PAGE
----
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Let $\RR \subseteq S \times T$ be a relation.

Let $\RR^{-1} \subseteq T \times S$ be the inverse relation to $\RR$, defined as:

$\RR^{-1} = \set {\tuple {t, s}: \tuple {s, t} \in \RR}$

Every $s \in S$ such that $\tuple {s, t} \in \RR$ is called a preimage of $t$.

In some contexts, it is not individual elements that are important, but all elements of $S$ which are of interest.

Thus the preimage of $t \in T$ is defined as:

$\map {\RR^{-1} } t := \set {s \in S: \tuple {s, t} \in \RR}$

This can also be written:

$\map {\RR^{-1} } t := \set {s \in \Img {\RR^{-1} }: \tuple {t, s} \in \RR^{-1} }$

That is, the preimage of $t$ under $\RR$ is the image of $t$ under $\RR^{-1}$.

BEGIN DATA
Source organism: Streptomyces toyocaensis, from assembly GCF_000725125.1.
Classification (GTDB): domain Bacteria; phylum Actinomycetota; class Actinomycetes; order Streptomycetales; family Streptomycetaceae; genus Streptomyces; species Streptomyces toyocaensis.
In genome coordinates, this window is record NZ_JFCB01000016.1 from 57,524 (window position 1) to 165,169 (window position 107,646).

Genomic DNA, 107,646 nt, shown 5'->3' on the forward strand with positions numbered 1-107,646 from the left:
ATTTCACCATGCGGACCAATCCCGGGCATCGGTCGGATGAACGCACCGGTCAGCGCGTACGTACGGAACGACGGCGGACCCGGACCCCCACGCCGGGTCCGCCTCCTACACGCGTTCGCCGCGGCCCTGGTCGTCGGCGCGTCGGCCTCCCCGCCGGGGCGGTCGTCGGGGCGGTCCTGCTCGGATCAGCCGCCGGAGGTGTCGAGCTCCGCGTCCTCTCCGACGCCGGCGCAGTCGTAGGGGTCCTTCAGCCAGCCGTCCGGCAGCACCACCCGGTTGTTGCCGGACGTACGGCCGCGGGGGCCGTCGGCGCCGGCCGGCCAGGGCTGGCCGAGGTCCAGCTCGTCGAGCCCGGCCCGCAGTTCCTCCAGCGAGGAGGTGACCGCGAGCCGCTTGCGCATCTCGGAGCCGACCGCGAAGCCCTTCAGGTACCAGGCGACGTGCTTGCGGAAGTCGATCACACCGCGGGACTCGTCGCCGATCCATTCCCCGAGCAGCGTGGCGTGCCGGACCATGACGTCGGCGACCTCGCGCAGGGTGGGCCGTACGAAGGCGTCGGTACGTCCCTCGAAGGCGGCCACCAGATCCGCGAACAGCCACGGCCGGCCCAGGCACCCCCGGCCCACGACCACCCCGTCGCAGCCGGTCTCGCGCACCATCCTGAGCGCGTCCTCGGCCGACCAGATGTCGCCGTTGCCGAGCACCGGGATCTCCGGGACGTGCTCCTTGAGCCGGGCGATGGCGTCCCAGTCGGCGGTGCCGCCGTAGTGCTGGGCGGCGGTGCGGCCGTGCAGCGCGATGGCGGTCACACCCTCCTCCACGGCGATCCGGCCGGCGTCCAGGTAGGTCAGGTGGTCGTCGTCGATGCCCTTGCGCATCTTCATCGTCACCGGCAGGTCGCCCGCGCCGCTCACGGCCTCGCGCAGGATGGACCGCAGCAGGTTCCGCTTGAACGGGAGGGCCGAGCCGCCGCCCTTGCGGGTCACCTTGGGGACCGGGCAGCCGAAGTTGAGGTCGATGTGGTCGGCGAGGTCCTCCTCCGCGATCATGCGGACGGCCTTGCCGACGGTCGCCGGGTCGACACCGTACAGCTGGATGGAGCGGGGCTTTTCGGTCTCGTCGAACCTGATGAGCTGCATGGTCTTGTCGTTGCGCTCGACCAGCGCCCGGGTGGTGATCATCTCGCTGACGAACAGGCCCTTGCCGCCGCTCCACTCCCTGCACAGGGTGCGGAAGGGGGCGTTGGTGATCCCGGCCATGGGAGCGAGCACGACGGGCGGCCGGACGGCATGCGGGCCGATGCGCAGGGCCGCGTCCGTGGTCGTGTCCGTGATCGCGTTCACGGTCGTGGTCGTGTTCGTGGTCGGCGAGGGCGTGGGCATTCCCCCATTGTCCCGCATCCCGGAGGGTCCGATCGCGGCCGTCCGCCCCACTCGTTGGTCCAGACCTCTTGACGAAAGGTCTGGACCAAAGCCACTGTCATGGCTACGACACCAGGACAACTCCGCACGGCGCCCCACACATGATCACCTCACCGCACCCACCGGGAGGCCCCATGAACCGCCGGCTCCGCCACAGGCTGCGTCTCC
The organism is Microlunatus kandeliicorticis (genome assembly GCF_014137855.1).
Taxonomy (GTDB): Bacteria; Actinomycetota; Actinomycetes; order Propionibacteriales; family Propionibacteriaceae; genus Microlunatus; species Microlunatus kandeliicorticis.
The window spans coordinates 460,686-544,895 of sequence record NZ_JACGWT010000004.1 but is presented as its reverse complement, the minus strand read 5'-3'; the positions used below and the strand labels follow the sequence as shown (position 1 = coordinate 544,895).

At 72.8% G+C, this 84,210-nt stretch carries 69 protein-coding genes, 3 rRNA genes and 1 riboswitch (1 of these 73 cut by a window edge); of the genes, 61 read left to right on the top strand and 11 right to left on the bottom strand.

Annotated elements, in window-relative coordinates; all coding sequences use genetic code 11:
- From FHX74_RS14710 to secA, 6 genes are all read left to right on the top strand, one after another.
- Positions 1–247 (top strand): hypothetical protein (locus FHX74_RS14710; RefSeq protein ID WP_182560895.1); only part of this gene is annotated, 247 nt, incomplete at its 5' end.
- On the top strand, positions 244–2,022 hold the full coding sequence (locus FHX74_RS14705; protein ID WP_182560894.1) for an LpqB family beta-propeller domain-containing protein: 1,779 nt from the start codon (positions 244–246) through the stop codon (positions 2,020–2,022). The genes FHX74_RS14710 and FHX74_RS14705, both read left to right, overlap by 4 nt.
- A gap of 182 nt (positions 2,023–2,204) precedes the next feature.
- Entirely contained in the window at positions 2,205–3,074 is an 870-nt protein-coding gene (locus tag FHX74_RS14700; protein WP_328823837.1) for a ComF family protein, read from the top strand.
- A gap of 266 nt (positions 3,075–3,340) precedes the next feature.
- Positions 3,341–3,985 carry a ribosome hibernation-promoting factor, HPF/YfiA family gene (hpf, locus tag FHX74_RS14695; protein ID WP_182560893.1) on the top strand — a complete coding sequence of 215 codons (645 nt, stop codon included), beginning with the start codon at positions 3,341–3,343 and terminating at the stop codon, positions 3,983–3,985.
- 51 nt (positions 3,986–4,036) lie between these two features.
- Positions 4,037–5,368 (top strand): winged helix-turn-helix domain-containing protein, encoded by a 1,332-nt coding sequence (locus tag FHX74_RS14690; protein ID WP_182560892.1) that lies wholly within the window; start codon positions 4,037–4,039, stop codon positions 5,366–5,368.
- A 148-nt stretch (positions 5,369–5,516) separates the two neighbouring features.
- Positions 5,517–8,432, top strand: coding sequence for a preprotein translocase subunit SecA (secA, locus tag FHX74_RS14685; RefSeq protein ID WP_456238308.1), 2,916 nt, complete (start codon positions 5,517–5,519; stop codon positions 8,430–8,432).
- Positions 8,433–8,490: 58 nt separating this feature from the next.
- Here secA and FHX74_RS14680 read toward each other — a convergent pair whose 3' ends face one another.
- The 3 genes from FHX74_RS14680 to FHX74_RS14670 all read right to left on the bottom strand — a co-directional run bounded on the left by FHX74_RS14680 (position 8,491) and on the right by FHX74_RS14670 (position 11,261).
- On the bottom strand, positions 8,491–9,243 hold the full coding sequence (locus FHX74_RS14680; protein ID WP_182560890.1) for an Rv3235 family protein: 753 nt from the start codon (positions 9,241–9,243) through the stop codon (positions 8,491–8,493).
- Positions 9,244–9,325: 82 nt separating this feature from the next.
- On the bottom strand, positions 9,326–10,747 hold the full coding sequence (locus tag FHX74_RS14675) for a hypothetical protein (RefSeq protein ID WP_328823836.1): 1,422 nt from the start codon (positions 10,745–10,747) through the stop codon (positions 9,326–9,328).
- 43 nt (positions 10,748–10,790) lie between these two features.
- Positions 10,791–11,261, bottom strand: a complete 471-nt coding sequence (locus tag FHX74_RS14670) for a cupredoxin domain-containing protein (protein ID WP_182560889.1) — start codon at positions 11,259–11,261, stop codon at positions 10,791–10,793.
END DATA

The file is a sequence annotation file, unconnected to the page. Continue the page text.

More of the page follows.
Note that:

$t \in T$ may have more than one preimage.
It is possible for $t \in T$ to have no preimages at all, in which case $\map {\RR^{-1} } t = \O$.

Also known as

The preimage of $t \in T$ is also known as:

the fiber of $t$
the preimage set of $t$
the inverse image of $t$.

As well as using the notation $\Preimg \RR$ to denote the preimage of an entire relation, the symbol $\operatorname {Img}^{-1}$ can also be used as follows:

For $t \in \Preimg \RR$:

$\map {\operatorname {Img}^{-1}_\RR} t = \map {\RR^{-1} } t$

but this notation is rarely seen.